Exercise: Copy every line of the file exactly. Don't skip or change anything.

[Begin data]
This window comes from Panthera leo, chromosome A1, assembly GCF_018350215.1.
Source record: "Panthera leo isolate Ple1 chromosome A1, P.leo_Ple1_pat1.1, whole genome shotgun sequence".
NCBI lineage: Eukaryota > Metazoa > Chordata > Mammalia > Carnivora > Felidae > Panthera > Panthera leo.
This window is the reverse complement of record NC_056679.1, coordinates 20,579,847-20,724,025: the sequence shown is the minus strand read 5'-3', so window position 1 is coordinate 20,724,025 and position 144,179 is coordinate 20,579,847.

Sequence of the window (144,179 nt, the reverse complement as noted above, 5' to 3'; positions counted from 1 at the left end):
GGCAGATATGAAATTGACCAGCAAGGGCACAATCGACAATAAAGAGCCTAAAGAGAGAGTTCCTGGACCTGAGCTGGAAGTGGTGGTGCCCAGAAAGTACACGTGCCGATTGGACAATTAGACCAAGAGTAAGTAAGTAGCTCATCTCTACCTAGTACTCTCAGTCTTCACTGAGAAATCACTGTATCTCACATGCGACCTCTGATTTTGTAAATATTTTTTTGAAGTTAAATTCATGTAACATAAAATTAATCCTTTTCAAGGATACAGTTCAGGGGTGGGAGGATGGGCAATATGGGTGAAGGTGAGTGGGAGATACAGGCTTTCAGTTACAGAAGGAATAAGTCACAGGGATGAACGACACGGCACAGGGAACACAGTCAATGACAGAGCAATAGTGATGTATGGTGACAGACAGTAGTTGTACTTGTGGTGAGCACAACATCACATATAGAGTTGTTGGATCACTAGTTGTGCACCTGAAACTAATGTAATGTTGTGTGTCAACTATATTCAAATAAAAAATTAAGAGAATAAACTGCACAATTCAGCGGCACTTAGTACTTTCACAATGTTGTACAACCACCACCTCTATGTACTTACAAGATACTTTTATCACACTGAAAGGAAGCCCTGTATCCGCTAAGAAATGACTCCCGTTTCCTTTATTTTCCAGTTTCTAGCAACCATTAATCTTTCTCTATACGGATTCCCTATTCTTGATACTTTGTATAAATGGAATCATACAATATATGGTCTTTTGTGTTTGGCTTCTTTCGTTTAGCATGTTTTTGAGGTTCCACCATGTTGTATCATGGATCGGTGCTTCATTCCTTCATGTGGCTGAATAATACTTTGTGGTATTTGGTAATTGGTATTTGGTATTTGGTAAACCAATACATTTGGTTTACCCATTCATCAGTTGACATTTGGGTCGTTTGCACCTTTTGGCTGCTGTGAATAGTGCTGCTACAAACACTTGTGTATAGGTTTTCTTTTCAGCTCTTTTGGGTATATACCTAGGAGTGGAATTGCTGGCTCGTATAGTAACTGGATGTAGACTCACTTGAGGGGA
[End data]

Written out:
This window comes from Panthera leo, chromosome A1, assembly GCF_018350215.1.
Source record: "Panthera leo isolate Ple1 chromosome A1, P.leo_Ple1_pat1.1, whole genome shotgun sequence".
NCBI lineage: Eukaryota > Metazoa > Chordata > Mammalia > Carnivora > Felidae > Panthera > Panthera leo.
This window is the reverse complement of record NC_056679.1, coordinates 20,579,847-20,724,025: the sequence shown is the minus strand read 5'-3', so window position 1 is coordinate 20,724,025 and position 144,179 is coordinate 20,579,847.

Sequence of the window (144,179 nt, the reverse complement as noted above, 5' to 3'; positions counted from 1 at the left end):
GGCAGATATGAAATTGACCAGCAAGGGCACAATCGACAATAAAGAGCCTAAAGAGAGAGTTCCTGGACCTGAGCTGGAAGTGGTGGTGCCCAGAAAGTACACGTGCCGATTGGACAATTAGACCAAGAGTAAGTAAGTAGCTCATCTCTACCTAGTACTCTCAGTCTTCACTGAGAAATCACTGTATCTCACATGCGACCTCTGATTTTGTAAATATTTTTTTGAAGTTAAATTCATGTAACATAAAATTAATCCTTTTCAAGGATACAGTTCAGGGGTGGGAGGATGGGCAATATGGGTGAAGGTGAGTGGGAGATACAGGCTTTCAGTTACAGAAGGAATAAGTCACAGGGATGAACGACACGGCACAGGGAACACAGTCAATGACAGAGCAATAGTGATGTATGGTGACAGACAGTAGTTGTACTTGTGGTGAGCACAACATCACATATAGAGTTGTTGGATCACTAGTTGTGCACCTGAAACTAATGTAATGTTGTGTGTCAACTATATTCAAATAAAAAATTAAGAGAATAAACTGCACAATTCAGCGGCACTTAGTACTTTCACAATGTTGTACAACCACCACCTCTATGTACTTACAAGATACTTTTATCACACTGAAAGGAAGCCCTGTATCCGCTAAGAAATGACTCCCGTTTCCTTTATTTTCCAGTTTCTAGCAACCATTAATCTTTCTCTATACGGATTCCCTATTCTTGATACTTTGTATAAATGGAATCATACAATATATGGTCTTTTGTGTTTGGCTTCTTTCGTTTAGCATGTTTTTGAGGTTCCACCATGTTGTATCATGGATCGGTGCTTCATTCCTTCATGTGGCTGAATAATACTTTGTGGTATTTGGTAATTGGTATTTGGTATTTGGTAAACCAATACATTTGGTTTACCCATTCATCAGTTGACATTTGGGTCGTTTGCACCTTTTGGCTGCTGTGAATAGTGCTGCTACAAACACTTGTGTATAGGTTTTCTTTTCAGCTCTTTTGGGTATATACCTAGGAGTGGAATTGCTGGCTCGTATAGTAACTGGATGTAGACTCACTTGAGGGGA